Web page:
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Brad Laabs: Be careful fishing the first ice of the year

I write this as a follow up from last week’s article about early ice and ice safety in general. We will continue to get lakes iced over this week. It is important to note that not all bodies of water are equal when it comes to developing ice. Just because smaller bodies of water skimmed over early and have been iced up, does not necessarily mean that the ice is going to be thicker on that body of water. All ponds, creeks, rivers, small lakes and big lakes have their own characteristics when it comes to ice conditions.

Issues that can effect ice development and thickness will include water clarity, bottom content, current, and depth.

Shallow, clear bodies of water with hard sand bottom that have no river or creek current areas will develop ice quickly and with consistency.

Features like rock piles and gravel bars on clear lakes in shallow water areas can make for thinner ice areas than other areas of the lake, as the rock will absorb heat for the sun and warm the surrounding water.

Areas with river inlets and outlets will always have thinner ice and can be unsafe all winter due to thin ice conditions. Emergent weed areas can also be inconsistent and have some thin ice conditions.

It is always important to check ice conditions, especially in the early ice stages. The use of an ice chisel is invaluable for keeping safe as you explore your way out on first ice.

Other considerations for early ice safety include carrying ice spikes. You can buy the manufactured hand held spikes, make your own, or even just carry 16 penny nails with you. If you do break through the ice, the spikes can let you claw your way back onto the ice.

Early ice is usually smooth and slippery. I have taken falls on ice that have bruised hips, elbows and knees. I know others have broken bones or separated shoulders. A bad slip can wreck a fishing outing. Walk slow and careful, or better yet, get yourself some ice cleats. There are several styles and sizes of ice cleats that can be worn over your boots and cost  about 15 or 20 bucks.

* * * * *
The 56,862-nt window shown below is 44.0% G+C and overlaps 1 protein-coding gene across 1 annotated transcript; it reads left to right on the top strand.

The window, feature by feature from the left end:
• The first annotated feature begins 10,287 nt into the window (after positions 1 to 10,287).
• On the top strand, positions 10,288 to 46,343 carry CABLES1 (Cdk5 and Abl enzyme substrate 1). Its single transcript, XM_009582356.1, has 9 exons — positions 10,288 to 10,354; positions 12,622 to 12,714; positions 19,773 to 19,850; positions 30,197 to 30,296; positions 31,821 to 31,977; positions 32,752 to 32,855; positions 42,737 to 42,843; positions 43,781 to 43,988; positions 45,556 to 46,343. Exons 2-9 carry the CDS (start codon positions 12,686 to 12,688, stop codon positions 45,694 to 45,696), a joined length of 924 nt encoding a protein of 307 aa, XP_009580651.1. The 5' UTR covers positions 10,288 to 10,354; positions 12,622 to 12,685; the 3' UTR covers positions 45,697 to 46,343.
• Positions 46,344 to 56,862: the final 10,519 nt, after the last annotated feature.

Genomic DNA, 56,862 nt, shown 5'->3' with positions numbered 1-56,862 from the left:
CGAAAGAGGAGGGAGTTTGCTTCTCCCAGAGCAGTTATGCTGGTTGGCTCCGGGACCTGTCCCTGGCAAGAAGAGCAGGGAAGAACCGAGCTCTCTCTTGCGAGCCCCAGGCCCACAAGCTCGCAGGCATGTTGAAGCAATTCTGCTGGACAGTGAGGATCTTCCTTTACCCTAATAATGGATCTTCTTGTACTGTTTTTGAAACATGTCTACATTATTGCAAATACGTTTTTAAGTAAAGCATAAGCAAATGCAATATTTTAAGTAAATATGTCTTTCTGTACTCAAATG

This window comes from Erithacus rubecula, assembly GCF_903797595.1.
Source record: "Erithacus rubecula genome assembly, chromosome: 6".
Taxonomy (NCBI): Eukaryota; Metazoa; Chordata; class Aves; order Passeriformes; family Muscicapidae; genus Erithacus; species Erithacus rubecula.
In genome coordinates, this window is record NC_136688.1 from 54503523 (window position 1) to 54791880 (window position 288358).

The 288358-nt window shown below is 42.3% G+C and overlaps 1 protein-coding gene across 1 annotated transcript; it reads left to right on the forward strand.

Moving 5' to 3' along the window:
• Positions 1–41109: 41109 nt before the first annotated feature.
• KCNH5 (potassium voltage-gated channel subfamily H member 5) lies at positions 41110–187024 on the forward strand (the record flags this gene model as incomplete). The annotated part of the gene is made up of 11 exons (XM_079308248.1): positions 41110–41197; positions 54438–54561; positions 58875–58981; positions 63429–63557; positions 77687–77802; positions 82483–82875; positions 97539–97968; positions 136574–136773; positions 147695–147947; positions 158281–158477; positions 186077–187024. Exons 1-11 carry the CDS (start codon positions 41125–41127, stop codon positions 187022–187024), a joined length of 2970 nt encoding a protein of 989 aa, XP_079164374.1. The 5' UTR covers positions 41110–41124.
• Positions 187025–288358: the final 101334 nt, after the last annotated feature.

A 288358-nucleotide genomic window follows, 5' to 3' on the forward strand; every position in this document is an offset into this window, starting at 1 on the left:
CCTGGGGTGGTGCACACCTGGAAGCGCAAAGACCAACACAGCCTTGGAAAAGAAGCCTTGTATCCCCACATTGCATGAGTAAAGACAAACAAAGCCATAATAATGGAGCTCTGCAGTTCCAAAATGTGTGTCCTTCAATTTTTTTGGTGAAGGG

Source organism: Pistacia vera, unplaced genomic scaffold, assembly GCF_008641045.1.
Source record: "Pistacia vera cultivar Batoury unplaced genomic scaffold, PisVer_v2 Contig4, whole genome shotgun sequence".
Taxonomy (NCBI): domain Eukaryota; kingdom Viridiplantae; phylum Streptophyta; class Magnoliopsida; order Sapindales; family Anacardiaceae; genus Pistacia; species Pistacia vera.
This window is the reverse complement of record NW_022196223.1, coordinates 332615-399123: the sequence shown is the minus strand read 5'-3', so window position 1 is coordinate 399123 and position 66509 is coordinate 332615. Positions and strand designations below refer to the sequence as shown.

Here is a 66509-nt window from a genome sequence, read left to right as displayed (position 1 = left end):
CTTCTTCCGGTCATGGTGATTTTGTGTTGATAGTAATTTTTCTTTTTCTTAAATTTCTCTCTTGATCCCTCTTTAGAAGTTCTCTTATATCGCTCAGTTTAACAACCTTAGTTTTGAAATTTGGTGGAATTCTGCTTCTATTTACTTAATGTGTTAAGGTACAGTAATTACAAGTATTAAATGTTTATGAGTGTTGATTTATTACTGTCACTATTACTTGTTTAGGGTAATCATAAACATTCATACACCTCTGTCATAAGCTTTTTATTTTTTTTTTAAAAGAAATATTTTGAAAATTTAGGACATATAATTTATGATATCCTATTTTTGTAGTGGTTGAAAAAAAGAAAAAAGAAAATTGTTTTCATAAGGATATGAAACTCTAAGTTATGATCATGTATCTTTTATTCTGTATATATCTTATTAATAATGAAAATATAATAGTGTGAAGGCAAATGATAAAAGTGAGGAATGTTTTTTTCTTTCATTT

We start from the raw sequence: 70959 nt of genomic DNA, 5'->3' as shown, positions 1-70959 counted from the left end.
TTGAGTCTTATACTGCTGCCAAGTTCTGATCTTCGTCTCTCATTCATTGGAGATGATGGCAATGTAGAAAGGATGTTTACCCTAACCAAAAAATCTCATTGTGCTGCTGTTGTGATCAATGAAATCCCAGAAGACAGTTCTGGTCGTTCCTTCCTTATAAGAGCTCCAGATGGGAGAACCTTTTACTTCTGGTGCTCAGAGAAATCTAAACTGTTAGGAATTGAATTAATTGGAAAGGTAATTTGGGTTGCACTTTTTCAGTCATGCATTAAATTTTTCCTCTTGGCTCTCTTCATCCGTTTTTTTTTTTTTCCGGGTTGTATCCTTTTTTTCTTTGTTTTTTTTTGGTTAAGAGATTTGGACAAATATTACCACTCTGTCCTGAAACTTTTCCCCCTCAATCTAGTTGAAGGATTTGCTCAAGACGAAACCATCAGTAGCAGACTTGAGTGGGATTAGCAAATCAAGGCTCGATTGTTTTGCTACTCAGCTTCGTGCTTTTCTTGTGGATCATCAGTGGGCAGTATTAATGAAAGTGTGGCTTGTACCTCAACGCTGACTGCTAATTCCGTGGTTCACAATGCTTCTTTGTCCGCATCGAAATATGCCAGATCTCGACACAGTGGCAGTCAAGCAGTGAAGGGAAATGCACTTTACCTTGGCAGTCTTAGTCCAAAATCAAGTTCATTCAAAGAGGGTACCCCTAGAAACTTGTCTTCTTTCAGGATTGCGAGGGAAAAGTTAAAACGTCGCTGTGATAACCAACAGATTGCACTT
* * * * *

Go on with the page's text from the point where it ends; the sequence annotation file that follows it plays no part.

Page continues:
Ice skates can also be a great way to travel on the early ice after you have checked to make sure your area has a good 3-4 inches. You can travel easily and quickly. If fishing with tip-ups, you can get to them with great ease on a pair of skates!

Travel light and take a partner, pull equipment in a sled or two, spread the load out between the two or more on the trip, and throw a rope in one of the equipment bags or sleds…just in case.

Let others know where you are going, and take a cell phone along. If you are fishing until sunset, take a headlight, flashlight, or spotlight with you for safe travel back on the ice in the dark.

In recent years, with the availability of the lightweight inflatable life jackets, some safety conscious anglers are wearing those during the first few early ice outings. Pretty smart!

Again, I urge you to make good decisions, proceed with caution and use your common sense when dealing with early ice conditions. As I stated last week, no fish is worth dying for. Even anglers with vast ice experience and good common sense have some stories about the unpredictability you will encounter at some time, especially on early ice. If you have no interest in taking any precautions, you think you are smarter than the ice and “mother nature”, then at least take out a life insurance policy and list someone you care about as the beneficiary.

(Laabs runs Brad Laabs’ Guide Service in Detroit Lakes.)